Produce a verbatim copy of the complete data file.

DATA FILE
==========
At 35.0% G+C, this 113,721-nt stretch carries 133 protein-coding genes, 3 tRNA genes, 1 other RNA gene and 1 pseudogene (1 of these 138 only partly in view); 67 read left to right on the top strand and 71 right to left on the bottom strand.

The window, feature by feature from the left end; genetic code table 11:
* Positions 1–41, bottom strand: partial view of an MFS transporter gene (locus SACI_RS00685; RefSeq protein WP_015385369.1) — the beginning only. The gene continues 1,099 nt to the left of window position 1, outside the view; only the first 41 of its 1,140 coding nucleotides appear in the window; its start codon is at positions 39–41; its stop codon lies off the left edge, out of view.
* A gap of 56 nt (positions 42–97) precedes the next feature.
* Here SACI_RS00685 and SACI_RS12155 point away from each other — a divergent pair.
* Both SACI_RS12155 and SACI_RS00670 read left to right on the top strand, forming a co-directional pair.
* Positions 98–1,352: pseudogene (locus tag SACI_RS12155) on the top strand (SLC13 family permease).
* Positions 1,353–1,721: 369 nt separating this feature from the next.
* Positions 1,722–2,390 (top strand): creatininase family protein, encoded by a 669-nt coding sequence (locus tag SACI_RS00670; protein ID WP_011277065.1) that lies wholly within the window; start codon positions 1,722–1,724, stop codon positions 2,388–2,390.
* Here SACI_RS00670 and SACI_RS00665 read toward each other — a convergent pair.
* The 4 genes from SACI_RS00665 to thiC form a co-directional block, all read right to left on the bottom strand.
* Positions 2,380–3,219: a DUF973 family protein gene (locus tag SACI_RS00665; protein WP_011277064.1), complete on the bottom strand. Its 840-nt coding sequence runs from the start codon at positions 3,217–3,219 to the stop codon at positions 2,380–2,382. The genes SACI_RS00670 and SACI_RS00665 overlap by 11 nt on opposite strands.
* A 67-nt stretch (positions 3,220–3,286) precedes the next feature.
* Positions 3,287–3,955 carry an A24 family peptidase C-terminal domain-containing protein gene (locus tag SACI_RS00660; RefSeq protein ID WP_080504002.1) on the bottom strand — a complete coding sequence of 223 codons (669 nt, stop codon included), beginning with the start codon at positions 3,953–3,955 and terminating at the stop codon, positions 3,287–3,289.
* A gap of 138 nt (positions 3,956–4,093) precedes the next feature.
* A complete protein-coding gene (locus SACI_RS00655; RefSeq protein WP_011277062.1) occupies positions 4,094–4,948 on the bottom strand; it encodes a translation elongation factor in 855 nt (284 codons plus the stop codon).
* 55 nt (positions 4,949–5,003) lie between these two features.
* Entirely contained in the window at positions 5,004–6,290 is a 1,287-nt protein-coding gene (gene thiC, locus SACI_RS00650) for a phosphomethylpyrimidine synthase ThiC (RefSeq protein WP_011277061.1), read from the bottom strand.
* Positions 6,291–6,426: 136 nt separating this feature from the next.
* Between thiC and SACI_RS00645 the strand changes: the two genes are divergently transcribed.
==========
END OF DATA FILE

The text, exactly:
At 35.0% G+C, this 113,721-nt stretch carries 133 protein-coding genes, 3 tRNA genes, 1 other RNA gene and 1 pseudogene (1 of these 138 only partly in view); 67 read left to right on the top strand and 71 right to left on the bottom strand.

The window, feature by feature from the left end; genetic code table 11:
* Positions 1–41, bottom strand: partial view of an MFS transporter gene (locus SACI_RS00685; RefSeq protein WP_015385369.1) — the beginning only. The gene continues 1,099 nt to the left of window position 1, outside the view; only the first 41 of its 1,140 coding nucleotides appear in the window; its start codon is at positions 39–41; its stop codon lies off the left edge, out of view.
* A gap of 56 nt (positions 42–97) precedes the next feature.
* Here SACI_RS00685 and SACI_RS12155 point away from each other — a divergent pair.
* Both SACI_RS12155 and SACI_RS00670 read left to right on the top strand, forming a co-directional pair.
* Positions 98–1,352: pseudogene (locus tag SACI_RS12155) on the top strand (SLC13 family permease).
* Positions 1,353–1,721: 369 nt separating this feature from the next.
* Positions 1,722–2,390 (top strand): creatininase family protein, encoded by a 669-nt coding sequence (locus tag SACI_RS00670; protein ID WP_011277065.1) that lies wholly within the window; start codon positions 1,722–1,724, stop codon positions 2,388–2,390.
* Here SACI_RS00670 and SACI_RS00665 read toward each other — a convergent pair.
* The 4 genes from SACI_RS00665 to thiC form a co-directional block, all read right to left on the bottom strand.
* Positions 2,380–3,219: a DUF973 family protein gene (locus tag SACI_RS00665; protein WP_011277064.1), complete on the bottom strand. Its 840-nt coding sequence runs from the start codon at positions 3,217–3,219 to the stop codon at positions 2,380–2,382. The genes SACI_RS00670 and SACI_RS00665 overlap by 11 nt on opposite strands.
* A 67-nt stretch (positions 3,220–3,286) precedes the next feature.
* Positions 3,287–3,955 carry an A24 family peptidase C-terminal domain-containing protein gene (locus tag SACI_RS00660; RefSeq protein ID WP_080504002.1) on the bottom strand — a complete coding sequence of 223 codons (669 nt, stop codon included), beginning with the start codon at positions 3,953–3,955 and terminating at the stop codon, positions 3,287–3,289.
* A gap of 138 nt (positions 3,956–4,093) precedes the next feature.
* A complete protein-coding gene (locus SACI_RS00655; RefSeq protein WP_011277062.1) occupies positions 4,094–4,948 on the bottom strand; it encodes a translation elongation factor in 855 nt (284 codons plus the stop codon).
* 55 nt (positions 4,949–5,003) lie between these two features.
* Entirely contained in the window at positions 5,004–6,290 is a 1,287-nt protein-coding gene (gene thiC, locus SACI_RS00650) for a phosphomethylpyrimidine synthase ThiC (RefSeq protein WP_011277061.1), read from the bottom strand.
* Positions 6,291–6,426: 136 nt separating this feature from the next.
* Between thiC and SACI_RS00645 the strand changes: the two genes are divergently transcribed.